Tyler, The Creator recently shared his thoughts on Eminem's Shady XV compilation album giving the release a less than satisfactory review. While the young emcee expressed his love for the Detroit rapper, he was less than impressed with his latest release. Since then, several reviews for Shady XV have surfaced on the Internet. Shady XV has been considered a reference point for the growth of Shady Records over the past decade. It has also been referenced as an indication that Em's aggressive rhyme pattern may have run its course. Check out a round-up of what critics are saying below.
The folks over at Pitchfork sided with Tyler, The Creator saying, "Eminem's music has been unrelievedly awful now for a full decade."
Seconds into the 2xCD label compilation Shady XV, which pairs 12 new songs with a disc of "greatest hits," Eminem fires up his rappity-rap sputtering chainsaw, and it never ceases for the spiritually exhausting hour that follows. Even at his peak, his rapping was never melodious, but at his nadir, he has all the musicality of a leaf-blower. The production functions simply, like a stopwatch: It's there to tell him when to start and when to stop, and occasionally a juiced-up power-rock chorus interrupts him. Submitting production to an Eminem album must feel, for a producer, something like a novelist feeding their manuscript into a wood chipper. On the one hand, you are guaranteed unprecedented exposure, and on the other, you are all but ensuring that no one will notice a note of your work.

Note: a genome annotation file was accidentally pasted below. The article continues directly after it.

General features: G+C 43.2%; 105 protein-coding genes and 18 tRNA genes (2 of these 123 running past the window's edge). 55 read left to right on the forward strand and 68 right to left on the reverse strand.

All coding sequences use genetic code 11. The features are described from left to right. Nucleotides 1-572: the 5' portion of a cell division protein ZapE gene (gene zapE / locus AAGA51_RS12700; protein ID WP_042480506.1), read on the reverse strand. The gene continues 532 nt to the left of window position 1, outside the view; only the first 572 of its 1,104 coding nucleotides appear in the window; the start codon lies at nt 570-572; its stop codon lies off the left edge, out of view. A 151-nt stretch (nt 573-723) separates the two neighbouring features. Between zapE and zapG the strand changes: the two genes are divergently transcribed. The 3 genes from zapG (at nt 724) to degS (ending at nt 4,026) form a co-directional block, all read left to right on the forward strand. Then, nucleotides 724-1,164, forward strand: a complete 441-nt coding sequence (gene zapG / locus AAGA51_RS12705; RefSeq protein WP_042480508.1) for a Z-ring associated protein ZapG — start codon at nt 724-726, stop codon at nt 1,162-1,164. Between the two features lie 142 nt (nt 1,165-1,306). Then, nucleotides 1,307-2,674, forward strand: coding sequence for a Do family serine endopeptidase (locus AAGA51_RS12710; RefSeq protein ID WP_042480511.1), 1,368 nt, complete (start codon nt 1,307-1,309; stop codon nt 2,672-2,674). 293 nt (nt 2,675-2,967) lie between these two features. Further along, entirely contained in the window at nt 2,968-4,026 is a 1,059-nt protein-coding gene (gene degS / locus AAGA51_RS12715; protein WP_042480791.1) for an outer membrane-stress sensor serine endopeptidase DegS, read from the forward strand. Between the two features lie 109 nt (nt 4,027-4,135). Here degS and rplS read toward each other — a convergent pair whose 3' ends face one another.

On the other hand, HipHopDX gave the album 4 x's out of 5, pointing to the label's progression over the years.
Aside from Marshall, Shady XV also celebrates the artistry of the rest of the team. Yelawolf and Royce Da 5'9 stand out in particular for their versatility. Fans of both artists will be pleased to hear them deviate for this album. Yela shines on "Down," while Royce holds his own alongside Em' on "Psychopath Killer." In keeping with the theme of nothing but straight bars, the Slaughterhouse track "Y'all Already Know" is particularly down home. Joell Ortiz, Crooked I, Joe Budden and Royce all go in over a DJ Premier beat swollen with nostalgia. The song, with a vintage, Premo sample-based beat, is a throwback of sorts to '90s era Hip Hop, and musically represents a break from the rest of the album. Premier obviously leaves his mark here, but Em's production is nothing to sneeze at either. Shady XV reinforces the notion that he has gone from a student of the "Dr. Dre School" of production to a legitimate rapper/producer.
The double disc album, which was released on November 24, is available on iTunes now. Check it out for yourself and let us know your thoughts in the comment section below.